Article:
One hundred years ago today, nothing happened!
Then again, it depends on your point of view. They certainly don't believe that in Dublin.
"Mr Bloom walked unheeded along his grove by saddened angels, crosses, broken pillars, family vaults, stone hopes praying with upcast eyes, old Ireland's hearts and hands. More sensible to spend the money on some charity for the living. Pray for the repose of the soul of. Does anybody really?" -- James Marcus
Today, one of the most celebrated novels of the twentieth century is being celebrated. James Joyce wrote his classic novel Ulysses, about a day in the life of one day -- June 16, 1904 -- in the life of its two main characters, Stephen Dedalus and Leopold Bloom, who go on their separate ways, crossing paths with a variety of fellow-Dubliners. We watch them teach, eat, stroll the streets, argue, and, to quote it's review in Amazon.com: "[T]hanks to the book's stream-of-consciousness technique -- which suggests no mere stream but an impossibly deep, swift-running river -- we're privy to their thoughts, emotions, and memories. The result? Almost every variety of human experience is crammed into the accordian folds of a single day, which makes Ulysses not just an experimental work but the very last word in realism."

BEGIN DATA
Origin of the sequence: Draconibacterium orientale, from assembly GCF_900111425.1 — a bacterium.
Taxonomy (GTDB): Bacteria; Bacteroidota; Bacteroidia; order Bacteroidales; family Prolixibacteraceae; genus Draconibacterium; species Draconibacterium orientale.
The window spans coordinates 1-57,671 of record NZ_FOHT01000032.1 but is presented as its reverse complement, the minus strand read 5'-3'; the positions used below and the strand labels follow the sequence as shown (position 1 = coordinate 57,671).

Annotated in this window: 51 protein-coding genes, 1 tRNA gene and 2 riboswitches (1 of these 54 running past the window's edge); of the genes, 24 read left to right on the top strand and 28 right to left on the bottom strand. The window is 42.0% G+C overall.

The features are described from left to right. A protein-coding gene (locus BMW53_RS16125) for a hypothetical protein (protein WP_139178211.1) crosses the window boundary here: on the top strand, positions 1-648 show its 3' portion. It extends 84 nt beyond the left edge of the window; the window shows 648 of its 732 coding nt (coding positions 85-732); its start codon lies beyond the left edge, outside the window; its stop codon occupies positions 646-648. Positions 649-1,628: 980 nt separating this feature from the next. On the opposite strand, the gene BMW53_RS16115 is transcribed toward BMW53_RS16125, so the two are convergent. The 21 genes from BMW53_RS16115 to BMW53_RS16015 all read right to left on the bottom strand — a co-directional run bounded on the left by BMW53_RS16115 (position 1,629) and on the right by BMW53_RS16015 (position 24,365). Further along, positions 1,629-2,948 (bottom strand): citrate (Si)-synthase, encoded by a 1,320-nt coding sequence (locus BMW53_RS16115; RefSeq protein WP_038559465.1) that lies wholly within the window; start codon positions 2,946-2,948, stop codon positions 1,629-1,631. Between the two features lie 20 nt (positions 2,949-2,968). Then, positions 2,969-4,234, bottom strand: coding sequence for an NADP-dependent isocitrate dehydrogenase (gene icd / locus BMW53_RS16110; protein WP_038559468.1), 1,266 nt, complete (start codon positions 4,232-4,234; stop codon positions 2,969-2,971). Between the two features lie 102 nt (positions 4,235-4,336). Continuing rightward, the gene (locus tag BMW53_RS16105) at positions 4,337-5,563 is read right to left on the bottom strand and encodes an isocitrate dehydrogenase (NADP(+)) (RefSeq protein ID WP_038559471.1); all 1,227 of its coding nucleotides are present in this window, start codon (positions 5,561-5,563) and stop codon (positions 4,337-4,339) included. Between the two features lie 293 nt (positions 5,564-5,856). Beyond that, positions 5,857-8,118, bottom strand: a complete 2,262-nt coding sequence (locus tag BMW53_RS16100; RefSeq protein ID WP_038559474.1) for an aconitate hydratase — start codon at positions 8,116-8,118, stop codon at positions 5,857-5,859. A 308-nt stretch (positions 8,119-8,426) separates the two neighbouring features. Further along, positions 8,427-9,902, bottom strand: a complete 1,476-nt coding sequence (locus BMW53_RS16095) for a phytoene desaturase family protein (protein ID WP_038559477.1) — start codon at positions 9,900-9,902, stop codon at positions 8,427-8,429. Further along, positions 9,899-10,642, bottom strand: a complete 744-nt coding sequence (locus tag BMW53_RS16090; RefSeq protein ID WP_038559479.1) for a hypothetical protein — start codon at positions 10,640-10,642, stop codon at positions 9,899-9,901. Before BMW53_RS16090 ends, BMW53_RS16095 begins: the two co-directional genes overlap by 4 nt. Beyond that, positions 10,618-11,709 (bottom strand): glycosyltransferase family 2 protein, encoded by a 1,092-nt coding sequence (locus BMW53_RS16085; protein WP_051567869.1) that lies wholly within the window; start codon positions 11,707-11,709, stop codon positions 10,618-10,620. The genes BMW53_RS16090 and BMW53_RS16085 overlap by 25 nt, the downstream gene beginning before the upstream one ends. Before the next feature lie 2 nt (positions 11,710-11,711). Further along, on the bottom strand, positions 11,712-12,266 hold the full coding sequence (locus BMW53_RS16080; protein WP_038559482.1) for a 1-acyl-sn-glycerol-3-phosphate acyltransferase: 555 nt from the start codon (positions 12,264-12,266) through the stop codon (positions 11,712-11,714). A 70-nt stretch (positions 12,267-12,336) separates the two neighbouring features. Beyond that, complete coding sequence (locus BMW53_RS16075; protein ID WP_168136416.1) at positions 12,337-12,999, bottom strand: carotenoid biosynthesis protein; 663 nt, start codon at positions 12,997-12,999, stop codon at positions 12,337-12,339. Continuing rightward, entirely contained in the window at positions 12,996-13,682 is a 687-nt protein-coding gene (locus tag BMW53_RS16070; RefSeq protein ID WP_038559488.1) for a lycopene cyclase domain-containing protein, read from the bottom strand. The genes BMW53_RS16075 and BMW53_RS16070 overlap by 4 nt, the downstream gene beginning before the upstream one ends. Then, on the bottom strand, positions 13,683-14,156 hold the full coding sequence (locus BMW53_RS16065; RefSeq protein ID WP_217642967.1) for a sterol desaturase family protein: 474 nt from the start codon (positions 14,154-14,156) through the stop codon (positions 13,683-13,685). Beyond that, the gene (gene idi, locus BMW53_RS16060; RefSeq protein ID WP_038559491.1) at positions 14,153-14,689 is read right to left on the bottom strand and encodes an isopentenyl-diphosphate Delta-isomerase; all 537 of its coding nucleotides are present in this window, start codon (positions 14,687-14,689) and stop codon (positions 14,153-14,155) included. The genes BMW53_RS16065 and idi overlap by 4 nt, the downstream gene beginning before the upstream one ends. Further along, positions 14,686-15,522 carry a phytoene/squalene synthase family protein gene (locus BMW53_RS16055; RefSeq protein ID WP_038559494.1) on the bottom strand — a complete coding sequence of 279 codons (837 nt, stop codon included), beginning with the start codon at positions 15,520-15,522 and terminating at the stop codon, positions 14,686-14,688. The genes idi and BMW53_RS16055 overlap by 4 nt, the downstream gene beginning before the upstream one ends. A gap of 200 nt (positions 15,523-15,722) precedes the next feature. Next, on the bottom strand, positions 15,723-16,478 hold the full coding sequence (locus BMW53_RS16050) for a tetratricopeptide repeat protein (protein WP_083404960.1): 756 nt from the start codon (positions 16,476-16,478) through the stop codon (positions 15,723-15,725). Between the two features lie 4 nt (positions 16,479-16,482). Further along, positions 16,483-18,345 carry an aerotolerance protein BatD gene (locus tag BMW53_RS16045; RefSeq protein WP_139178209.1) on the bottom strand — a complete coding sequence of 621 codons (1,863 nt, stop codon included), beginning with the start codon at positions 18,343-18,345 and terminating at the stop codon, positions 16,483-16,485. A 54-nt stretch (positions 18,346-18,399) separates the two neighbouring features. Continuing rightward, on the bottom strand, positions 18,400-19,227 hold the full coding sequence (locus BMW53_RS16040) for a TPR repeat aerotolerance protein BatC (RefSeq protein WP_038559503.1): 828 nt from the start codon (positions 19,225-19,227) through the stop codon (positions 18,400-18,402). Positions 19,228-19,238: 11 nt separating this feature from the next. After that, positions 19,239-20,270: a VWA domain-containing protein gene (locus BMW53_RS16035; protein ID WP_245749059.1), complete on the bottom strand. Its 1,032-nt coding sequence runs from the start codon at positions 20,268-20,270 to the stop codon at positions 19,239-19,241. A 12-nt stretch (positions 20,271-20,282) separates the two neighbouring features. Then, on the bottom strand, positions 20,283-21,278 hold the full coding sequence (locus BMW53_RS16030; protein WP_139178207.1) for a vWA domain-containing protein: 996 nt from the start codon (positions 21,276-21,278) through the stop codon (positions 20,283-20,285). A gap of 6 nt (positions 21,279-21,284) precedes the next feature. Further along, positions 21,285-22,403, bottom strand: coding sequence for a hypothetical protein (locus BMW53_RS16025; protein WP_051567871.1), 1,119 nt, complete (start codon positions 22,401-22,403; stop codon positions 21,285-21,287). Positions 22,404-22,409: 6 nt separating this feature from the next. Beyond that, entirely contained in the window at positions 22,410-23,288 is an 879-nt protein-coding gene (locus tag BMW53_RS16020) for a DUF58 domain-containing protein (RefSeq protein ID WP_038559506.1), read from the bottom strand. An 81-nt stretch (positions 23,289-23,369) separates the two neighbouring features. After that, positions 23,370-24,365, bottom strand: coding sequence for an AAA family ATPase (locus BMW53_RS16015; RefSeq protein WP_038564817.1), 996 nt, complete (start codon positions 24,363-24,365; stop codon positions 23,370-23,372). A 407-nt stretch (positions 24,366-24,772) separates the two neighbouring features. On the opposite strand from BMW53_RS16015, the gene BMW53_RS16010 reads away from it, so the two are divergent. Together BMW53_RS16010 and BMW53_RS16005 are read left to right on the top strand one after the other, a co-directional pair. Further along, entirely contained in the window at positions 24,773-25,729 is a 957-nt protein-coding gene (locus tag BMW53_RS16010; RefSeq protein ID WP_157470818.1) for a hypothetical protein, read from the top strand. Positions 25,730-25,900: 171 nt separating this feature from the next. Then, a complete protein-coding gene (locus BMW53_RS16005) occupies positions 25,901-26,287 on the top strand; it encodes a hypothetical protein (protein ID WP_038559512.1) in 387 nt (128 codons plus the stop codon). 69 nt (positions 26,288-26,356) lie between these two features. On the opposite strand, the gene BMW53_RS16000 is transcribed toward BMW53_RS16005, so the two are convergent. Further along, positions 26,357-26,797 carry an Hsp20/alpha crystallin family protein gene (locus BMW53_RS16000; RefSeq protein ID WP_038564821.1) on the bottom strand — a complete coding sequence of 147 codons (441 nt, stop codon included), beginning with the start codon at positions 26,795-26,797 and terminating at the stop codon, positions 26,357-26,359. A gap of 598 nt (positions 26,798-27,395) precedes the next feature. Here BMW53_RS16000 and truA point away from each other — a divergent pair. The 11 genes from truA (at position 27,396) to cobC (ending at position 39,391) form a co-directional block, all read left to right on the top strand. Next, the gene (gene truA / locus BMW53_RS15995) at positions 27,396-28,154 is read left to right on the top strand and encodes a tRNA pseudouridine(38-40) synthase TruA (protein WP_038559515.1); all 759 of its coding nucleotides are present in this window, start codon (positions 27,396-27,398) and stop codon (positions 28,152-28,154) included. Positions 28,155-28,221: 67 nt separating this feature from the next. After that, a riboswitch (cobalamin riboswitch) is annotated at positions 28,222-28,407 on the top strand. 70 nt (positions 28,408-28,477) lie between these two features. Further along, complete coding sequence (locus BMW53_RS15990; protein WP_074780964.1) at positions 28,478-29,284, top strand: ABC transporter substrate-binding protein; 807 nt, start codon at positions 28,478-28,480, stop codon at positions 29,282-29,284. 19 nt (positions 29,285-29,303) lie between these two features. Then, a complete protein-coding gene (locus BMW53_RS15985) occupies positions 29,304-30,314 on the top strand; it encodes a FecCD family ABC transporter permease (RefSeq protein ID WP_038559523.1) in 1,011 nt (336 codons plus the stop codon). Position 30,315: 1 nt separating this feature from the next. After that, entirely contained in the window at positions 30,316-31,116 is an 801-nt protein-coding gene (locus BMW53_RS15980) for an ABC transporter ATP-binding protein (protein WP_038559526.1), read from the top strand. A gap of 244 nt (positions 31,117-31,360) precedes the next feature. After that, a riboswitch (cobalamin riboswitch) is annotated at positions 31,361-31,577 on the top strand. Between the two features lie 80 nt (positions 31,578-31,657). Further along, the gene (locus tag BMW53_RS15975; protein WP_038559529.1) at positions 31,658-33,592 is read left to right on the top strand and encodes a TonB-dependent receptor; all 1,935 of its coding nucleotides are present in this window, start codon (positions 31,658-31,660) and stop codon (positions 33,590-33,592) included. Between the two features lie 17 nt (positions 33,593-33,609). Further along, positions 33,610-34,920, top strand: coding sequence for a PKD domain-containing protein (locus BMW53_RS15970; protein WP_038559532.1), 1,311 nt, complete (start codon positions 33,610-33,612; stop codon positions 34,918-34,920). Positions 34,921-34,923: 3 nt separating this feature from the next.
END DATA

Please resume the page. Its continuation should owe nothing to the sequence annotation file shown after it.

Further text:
That day in June is today known as "Bloomsday," and throughout Dublin -- indeed, throughout the English-speaking world -- devotees of James Joyce will gather to read his work; sometimes to themselves, sometimes out loud. This in honor of a fictional day that time has made as real as any, to those who believe.